Check out Savannah Headden and Samarria Brevard in The Shins "Name For You" music video!
Go inside the lives of 13 female skateboarders in Los Angeles, and watch as they make their way through life, friendships, and the world of skateboarding. This is Episode 3: Mariah Duran.
Go inside the lives of 13 female skateboarders in Los Angeles, and watch as they make their way through life, friendships, and the world of skateboarding. This is Episode 2: Savannah Headden.
"Vanessa Torres has paid her dues. The veteran skater is on every girl-skater’s list of favorite skaters and inspirations. Even through tough times with no sponsors and not many contests in the mid 2000s, Vanessa has endured solely based off her passion for skateboarding and her stubbornness as she puts it, to not give up and get a real job. With her upcoming part in the all-girl skate video Quit Your Day Job, we’ll all be able to witness this 30 year-old’s best part to date. She’s a lifer and will continue to inspire many more generations of skaters with her dedication and love for skateboarding. Hell yeah, Vanessa!" – Jaime Owens
Read Vanessa Torres full interview from the Transworld Skateboarding November 2016 issue here.
"Skateboarding and the skateboard industry—no matter how polished parts of it may look today—were built on twin cornerstones of “Fuck You” and “I’ll Do It Myself.” When roller-skate manufacturers, the surf industry, and mainstream America at large failed to produce the products we needed to excel in the ’70s (urethane wheels, precision bearings, trucks that turned, et cetera), skateboarders rolled up their sleeves, hoisted a middle finger, and built it themselves. Now, some 50 years since the dawn of our “industry,” girl and women skateboarders worldwide face a similar scenario. Except this time, the entrenched status quo that is unwilling or unable to help them is the very industry supposedly built to include them. Lacey Baker has tried playing her position. She rode for Element and a few other establishment pillars only to feel like she was continuously the bastard stepchild on the team. She has tried to live off of the meager contest earnings set up by Women’s X Games and most recently Women’s Street League—only to return to school for two years before working a nine-to-five in order to finance her skate “career.” Now 24, Lacey is determined to take matters into her own hands. With Lisa Whitaker, Vanessa Torres, Amy Caron, and her crew at Meow Skateboards—in the DIY tradition of the industry’s original pioneers in the ’70s—Baker has decided to give up trying to find a place in the existing industry and instead simply up and build her own. Here’s her full story to date." - Transworld Skateboarding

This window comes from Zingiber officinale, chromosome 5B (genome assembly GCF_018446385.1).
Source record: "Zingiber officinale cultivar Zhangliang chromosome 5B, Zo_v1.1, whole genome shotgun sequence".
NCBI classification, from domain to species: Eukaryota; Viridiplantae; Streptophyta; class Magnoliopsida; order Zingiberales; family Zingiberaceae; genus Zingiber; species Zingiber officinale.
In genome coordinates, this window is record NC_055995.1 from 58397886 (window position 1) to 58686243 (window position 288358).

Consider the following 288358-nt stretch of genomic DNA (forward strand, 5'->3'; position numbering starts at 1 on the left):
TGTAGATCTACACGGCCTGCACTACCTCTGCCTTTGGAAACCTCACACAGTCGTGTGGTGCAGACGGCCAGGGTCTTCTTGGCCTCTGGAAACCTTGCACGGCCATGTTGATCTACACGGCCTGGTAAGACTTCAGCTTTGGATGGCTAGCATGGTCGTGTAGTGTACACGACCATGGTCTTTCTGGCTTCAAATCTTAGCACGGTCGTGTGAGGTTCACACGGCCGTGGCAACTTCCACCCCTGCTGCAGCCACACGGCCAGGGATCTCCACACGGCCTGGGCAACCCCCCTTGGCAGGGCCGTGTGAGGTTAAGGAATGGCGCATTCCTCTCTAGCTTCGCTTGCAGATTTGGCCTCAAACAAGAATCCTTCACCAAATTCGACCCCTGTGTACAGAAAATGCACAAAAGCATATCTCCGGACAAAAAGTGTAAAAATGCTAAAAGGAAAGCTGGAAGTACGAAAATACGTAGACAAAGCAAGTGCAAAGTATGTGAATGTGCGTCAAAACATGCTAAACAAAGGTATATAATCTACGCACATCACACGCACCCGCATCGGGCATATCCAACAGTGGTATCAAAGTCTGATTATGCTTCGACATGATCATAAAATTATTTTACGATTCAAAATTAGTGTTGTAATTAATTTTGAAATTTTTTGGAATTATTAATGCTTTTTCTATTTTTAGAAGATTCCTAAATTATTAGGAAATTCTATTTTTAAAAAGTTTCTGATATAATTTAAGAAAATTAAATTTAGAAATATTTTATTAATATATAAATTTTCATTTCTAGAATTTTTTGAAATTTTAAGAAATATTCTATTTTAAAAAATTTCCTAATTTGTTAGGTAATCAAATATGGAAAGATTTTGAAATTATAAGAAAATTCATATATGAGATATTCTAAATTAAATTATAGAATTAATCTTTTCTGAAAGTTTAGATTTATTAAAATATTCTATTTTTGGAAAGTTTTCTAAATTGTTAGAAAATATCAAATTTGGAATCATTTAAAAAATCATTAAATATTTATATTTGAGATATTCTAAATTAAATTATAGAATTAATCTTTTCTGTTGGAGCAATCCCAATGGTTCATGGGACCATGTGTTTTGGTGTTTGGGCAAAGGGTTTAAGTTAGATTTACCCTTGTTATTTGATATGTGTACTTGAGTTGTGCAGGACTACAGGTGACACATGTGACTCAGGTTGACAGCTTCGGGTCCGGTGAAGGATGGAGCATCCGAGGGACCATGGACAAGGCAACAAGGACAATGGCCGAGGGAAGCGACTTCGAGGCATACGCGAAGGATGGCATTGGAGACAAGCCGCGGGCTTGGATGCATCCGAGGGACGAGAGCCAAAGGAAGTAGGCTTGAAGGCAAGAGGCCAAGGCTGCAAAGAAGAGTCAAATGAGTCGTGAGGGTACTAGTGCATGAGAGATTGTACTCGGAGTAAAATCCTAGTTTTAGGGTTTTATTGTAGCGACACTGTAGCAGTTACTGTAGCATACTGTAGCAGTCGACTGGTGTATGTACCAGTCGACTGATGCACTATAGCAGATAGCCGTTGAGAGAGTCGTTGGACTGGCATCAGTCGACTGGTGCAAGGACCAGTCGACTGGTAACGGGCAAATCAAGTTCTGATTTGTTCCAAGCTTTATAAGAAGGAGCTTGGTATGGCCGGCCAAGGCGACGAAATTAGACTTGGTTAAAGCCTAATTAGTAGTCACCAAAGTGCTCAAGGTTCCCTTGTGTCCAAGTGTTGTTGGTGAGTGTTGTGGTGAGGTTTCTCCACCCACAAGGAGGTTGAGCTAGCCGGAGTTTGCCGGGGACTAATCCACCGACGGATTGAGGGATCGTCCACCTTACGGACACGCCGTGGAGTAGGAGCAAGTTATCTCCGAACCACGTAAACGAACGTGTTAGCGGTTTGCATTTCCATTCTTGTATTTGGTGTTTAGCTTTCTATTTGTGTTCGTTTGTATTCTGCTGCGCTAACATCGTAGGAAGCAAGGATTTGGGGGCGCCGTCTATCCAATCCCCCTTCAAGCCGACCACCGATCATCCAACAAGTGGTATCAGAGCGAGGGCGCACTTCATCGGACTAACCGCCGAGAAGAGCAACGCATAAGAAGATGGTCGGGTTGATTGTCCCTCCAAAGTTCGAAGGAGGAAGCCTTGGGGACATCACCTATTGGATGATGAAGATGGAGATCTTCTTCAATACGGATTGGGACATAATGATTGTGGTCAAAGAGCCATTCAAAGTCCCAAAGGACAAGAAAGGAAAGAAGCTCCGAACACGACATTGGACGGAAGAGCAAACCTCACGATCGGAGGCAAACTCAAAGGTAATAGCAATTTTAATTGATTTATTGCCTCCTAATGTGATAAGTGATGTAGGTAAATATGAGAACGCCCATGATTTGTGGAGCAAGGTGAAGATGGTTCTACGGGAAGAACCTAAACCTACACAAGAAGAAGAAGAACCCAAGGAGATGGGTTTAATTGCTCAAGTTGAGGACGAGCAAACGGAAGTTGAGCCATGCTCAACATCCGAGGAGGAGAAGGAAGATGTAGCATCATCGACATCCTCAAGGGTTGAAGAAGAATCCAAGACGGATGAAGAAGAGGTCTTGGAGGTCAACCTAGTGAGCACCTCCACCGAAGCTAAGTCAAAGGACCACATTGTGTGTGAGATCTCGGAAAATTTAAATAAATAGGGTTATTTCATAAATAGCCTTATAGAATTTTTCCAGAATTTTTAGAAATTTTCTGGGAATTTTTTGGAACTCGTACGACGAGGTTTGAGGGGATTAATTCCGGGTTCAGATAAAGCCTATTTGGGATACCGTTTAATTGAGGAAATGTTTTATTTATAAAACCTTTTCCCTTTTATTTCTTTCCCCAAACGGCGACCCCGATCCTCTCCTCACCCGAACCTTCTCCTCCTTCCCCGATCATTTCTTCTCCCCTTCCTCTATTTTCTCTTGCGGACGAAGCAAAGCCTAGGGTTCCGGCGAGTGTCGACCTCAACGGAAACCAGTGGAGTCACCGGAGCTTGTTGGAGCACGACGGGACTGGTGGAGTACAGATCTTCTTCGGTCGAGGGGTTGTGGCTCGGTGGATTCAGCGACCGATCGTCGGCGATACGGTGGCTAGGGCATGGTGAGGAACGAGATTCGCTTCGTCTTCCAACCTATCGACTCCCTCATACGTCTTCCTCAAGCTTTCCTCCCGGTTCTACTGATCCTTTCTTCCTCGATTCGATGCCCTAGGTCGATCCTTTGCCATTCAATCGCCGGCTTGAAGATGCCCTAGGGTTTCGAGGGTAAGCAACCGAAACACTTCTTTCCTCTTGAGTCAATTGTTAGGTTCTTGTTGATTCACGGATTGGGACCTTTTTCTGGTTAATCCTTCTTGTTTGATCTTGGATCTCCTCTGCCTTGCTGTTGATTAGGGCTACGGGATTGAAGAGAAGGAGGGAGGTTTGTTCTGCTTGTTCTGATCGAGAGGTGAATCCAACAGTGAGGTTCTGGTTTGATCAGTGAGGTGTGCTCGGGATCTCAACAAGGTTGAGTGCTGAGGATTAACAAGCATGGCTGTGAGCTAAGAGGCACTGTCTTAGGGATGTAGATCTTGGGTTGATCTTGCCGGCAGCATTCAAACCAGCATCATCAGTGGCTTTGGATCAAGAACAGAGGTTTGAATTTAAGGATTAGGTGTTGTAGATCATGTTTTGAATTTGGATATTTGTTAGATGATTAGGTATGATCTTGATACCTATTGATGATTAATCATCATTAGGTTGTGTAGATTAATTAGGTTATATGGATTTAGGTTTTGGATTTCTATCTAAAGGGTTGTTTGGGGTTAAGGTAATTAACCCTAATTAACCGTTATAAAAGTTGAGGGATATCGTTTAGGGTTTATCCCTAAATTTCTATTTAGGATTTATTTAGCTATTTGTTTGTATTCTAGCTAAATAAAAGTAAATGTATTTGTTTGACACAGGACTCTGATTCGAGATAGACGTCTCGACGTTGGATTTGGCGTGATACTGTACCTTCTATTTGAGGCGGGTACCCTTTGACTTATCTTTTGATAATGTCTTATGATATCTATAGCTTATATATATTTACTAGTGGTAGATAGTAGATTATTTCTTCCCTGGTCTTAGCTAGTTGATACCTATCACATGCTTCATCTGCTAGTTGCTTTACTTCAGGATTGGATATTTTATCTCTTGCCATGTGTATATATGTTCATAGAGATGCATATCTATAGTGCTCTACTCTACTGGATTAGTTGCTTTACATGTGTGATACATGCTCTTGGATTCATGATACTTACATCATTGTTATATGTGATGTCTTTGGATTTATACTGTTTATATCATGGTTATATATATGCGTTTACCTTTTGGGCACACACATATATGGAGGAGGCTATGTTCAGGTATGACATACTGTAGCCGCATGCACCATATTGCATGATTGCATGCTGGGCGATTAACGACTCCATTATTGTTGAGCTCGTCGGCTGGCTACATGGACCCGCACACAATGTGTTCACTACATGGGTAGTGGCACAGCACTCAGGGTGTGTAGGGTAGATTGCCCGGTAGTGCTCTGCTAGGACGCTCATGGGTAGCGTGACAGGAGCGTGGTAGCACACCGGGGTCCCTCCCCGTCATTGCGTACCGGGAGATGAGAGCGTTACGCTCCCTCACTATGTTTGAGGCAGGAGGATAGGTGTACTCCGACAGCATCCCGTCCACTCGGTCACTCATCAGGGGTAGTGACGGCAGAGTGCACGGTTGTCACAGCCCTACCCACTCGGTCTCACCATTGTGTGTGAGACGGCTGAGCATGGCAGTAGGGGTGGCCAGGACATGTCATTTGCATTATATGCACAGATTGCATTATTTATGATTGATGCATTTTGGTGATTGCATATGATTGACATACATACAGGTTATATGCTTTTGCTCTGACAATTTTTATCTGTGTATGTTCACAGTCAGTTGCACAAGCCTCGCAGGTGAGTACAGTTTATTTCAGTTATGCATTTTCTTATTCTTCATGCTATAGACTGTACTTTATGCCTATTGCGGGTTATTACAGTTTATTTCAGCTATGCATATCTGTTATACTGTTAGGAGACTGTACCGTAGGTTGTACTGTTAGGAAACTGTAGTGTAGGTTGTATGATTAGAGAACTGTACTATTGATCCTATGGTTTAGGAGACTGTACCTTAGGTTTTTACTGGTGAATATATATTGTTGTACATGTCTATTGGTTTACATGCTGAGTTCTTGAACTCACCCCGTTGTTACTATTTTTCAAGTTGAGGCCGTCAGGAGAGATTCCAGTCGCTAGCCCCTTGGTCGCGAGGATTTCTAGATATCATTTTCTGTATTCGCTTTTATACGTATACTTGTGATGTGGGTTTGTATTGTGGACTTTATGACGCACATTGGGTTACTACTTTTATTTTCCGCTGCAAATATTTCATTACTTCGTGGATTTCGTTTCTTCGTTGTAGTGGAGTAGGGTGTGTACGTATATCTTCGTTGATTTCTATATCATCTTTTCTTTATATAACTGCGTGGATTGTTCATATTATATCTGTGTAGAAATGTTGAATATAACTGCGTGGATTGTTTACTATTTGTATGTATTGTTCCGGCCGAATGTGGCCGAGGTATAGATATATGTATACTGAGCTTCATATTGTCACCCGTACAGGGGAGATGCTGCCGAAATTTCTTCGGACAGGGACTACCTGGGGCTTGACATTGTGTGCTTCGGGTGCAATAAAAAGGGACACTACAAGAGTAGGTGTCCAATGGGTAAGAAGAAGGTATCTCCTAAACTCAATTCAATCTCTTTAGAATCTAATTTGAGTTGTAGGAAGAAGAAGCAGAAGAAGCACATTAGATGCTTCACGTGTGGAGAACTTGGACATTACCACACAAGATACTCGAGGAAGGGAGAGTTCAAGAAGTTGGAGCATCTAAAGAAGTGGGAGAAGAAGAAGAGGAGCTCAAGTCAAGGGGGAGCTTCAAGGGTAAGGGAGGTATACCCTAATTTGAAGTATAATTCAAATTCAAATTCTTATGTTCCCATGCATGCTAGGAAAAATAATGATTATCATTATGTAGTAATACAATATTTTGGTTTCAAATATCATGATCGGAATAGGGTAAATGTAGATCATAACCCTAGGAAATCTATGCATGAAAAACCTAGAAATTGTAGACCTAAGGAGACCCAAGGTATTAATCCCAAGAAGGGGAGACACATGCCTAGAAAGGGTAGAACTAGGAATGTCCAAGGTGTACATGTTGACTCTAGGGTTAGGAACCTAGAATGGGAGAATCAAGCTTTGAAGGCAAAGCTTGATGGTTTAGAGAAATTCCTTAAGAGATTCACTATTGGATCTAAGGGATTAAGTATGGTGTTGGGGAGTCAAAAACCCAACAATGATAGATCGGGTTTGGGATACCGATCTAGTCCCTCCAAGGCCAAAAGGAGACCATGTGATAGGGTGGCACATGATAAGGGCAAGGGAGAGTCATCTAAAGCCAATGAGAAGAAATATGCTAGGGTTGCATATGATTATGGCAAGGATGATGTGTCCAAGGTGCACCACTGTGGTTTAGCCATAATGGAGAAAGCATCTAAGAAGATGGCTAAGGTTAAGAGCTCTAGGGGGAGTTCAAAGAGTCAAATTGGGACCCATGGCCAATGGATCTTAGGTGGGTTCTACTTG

Read Lacey Baker's full interview from the Transworld Skateboarding November 2016 issue here.